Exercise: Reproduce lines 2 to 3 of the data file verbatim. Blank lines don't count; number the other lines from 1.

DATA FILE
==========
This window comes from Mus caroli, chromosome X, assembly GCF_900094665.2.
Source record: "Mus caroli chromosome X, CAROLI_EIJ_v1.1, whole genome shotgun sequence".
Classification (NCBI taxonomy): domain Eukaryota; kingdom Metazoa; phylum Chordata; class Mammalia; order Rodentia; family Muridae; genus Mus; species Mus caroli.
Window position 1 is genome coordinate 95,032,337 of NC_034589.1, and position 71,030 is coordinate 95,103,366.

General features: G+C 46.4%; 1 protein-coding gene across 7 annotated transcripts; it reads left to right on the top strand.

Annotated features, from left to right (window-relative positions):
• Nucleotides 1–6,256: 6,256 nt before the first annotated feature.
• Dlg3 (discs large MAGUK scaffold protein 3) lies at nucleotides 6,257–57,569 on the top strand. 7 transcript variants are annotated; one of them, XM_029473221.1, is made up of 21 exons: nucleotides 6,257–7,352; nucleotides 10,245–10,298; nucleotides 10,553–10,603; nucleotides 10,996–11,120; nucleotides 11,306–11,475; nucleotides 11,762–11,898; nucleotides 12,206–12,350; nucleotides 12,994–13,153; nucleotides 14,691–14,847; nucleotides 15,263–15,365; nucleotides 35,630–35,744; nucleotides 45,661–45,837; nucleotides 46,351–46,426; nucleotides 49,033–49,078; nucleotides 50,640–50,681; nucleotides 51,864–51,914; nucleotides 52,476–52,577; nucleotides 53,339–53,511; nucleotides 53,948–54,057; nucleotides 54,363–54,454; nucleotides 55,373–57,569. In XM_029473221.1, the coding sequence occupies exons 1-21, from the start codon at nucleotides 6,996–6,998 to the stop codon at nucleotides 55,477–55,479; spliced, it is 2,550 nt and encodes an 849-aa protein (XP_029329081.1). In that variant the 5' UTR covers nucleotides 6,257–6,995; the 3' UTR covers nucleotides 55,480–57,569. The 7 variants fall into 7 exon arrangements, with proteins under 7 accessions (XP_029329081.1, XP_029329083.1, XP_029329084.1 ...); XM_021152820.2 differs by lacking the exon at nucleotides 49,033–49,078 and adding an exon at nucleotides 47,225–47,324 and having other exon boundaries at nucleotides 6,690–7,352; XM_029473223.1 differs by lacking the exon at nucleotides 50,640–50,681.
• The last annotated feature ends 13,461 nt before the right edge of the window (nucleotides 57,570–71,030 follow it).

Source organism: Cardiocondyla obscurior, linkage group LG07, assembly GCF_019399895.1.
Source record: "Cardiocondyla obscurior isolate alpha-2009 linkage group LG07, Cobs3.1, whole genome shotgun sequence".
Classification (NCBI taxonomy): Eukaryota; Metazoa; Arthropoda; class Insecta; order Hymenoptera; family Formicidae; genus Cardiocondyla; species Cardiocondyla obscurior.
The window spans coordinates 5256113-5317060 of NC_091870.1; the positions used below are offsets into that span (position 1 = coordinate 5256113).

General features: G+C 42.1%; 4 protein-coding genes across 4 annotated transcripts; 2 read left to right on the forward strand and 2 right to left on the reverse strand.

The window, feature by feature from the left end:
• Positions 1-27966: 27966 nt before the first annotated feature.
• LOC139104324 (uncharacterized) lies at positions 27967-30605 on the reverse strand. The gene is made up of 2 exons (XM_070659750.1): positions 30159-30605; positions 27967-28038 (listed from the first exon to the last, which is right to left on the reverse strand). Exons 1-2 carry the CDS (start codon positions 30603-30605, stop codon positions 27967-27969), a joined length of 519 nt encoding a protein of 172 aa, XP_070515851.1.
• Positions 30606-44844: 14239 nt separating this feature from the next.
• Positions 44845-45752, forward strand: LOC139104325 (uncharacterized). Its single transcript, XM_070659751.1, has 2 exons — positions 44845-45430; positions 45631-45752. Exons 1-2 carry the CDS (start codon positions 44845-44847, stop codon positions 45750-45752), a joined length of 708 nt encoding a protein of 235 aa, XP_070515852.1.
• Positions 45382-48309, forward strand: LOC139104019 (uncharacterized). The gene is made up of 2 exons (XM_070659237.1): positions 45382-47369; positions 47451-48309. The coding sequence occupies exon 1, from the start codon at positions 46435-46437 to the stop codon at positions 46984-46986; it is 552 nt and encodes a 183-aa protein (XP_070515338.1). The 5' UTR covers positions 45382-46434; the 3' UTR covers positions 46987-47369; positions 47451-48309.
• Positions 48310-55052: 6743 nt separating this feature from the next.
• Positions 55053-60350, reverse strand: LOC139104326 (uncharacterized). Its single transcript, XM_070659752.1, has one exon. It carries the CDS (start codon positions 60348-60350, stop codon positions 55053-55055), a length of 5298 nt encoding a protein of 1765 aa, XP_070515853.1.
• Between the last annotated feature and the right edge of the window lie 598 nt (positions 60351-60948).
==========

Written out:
Source record: "Mus caroli chromosome X, CAROLI_EIJ_v1.1, whole genome shotgun sequence".
Classification (NCBI taxonomy): domain Eukaryota; kingdom Metazoa; phylum Chordata; class Mammalia; order Rodentia; family Muridae; genus Mus; species Mus caroli.